Marks & Spencer Energy Fund powers communities in more ways than one in 2017
Posted by Sam Tonge on 3 January 2018 at 9:16 am
2017 was another outstanding year for community schemes that have benefited from the Marks and Spencer Energy Fund. Last year the fund allocated £300,000 worth of grant money to local energy projects across the UK.
With over 130,000 votes taking place, the winners last year included community centres, women’s refuges, primary schools, community centres and wildlife charities. Four Judge’s Winners were selected along with 21 Regional Winners, showing how the scheme has helped a diverse array of local groups across the UK go from strength to strength.
Energy improvements funded by the scheme were just as diverse, including installations of solar PV, battery storage units for villages, LED lighting in schools, improved insulation for community centres and plastic recycling for sports clubs! By improving the energy use of these organisations, the fund improves environmental sustainability, as well as providing additional income and reduced costs, allowing projects to thrive.
What’s more, the fund is back for 2018 – if you’re a community group that would like to pre-register your interest now. Funding will be available to support green energy projects and technologies across the UK. Perhaps it could help your group get those solar panels you have always wanted!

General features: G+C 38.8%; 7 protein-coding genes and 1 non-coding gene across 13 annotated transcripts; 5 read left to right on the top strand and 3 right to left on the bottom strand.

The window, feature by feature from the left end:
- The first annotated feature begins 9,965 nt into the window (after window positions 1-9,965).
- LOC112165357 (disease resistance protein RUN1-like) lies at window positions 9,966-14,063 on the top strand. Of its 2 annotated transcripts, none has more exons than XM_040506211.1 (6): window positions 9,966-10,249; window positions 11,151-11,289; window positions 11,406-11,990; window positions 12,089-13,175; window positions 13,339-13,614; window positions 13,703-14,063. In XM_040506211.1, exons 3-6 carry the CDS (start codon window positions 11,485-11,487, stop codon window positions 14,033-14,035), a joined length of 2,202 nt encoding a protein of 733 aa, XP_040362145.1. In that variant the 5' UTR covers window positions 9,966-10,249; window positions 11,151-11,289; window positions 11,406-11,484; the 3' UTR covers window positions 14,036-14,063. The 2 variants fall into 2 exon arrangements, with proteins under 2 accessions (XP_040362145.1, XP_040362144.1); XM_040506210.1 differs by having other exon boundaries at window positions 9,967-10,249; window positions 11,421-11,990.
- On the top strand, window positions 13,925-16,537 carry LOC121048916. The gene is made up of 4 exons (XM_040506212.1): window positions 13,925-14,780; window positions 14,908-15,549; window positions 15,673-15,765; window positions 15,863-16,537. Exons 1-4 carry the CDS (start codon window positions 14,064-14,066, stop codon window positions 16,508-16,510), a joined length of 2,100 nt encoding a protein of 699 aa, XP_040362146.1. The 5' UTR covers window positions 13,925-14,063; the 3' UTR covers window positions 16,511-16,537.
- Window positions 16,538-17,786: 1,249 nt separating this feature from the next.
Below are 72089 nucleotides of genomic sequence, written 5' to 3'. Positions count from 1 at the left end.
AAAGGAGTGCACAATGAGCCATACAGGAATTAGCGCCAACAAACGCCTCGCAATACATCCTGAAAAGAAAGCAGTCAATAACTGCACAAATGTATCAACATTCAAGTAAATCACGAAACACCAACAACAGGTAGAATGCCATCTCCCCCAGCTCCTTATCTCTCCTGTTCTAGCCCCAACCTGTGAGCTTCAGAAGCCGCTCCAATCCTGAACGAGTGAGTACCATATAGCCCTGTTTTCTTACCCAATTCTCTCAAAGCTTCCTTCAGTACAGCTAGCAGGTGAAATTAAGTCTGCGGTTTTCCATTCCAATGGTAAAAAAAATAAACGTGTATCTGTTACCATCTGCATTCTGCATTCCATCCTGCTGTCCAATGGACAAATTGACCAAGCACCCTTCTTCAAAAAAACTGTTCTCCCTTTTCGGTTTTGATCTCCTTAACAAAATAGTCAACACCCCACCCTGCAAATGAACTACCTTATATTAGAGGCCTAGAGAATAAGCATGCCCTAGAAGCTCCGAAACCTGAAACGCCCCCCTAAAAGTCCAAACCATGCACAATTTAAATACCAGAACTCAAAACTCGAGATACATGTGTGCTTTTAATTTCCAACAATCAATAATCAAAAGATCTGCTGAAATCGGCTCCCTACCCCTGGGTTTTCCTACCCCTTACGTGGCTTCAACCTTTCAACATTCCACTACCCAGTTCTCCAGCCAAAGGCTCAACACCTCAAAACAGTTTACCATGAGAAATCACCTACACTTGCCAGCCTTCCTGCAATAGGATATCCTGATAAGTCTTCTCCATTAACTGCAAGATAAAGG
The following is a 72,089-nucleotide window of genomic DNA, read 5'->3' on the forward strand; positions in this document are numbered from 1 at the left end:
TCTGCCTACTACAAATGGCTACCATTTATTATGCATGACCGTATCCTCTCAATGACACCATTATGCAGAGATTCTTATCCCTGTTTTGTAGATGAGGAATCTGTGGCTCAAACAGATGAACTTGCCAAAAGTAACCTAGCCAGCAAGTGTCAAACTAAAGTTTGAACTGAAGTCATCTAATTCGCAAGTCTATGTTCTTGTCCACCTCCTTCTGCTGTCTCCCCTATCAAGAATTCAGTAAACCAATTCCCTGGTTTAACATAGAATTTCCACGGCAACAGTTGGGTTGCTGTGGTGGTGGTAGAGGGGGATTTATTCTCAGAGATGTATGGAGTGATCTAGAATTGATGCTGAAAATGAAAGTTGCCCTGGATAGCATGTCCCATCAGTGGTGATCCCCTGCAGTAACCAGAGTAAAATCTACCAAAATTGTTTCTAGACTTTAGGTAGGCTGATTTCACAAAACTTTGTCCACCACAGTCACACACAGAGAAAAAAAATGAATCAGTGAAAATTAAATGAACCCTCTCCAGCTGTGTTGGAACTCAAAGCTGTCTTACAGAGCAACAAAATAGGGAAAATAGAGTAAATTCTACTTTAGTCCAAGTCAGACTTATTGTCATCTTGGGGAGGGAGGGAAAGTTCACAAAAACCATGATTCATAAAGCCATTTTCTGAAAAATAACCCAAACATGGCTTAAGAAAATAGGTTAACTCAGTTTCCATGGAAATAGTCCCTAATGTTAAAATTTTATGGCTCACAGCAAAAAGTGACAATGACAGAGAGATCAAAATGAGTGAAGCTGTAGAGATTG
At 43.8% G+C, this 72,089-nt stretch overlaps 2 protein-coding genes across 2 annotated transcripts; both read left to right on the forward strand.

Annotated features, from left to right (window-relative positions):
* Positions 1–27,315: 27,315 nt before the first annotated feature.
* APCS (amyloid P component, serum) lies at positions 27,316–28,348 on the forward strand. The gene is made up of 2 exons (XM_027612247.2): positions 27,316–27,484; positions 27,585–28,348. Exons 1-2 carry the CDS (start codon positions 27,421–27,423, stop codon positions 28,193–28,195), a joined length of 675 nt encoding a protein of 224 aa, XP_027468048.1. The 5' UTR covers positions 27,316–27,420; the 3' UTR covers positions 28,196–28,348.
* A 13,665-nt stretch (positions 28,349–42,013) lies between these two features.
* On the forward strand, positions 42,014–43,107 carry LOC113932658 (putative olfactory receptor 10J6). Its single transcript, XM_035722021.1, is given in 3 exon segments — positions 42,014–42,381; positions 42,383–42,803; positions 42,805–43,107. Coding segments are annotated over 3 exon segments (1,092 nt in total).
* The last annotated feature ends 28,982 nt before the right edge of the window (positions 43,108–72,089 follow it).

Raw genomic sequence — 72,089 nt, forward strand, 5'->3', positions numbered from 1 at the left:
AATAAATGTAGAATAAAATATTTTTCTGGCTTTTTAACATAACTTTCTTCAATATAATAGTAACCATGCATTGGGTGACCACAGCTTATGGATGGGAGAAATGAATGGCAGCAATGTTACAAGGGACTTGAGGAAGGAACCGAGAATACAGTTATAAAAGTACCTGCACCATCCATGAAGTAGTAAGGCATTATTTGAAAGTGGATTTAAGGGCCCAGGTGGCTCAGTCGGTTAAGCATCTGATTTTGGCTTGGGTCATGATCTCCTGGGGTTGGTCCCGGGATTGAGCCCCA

If you have a community project idea and want to make it a reality, we suggest you express your interest in the fund as soon as you can to throw your hat in the ring.
A great place to start is to get some inspiration by checking out the winners from 2017: Marks and Spencer Community Energy Fund: 2017 Winners
Pre-register your interest now (it only takes a minute): Marks and Spencer Community Energy Fund: 2018 Pre-registration of Interest Form.
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About the author:
Sam has contributed to our blog since 2016 and previously worked for the National Energy Foundation.
He became interested in green energy after completing a degree in Geography (BSc) at Royal Holloway, University of London.
Sam is passionate about renewable energy and is committed to spreading the word about the role it plays in delivering environmental sustainability.
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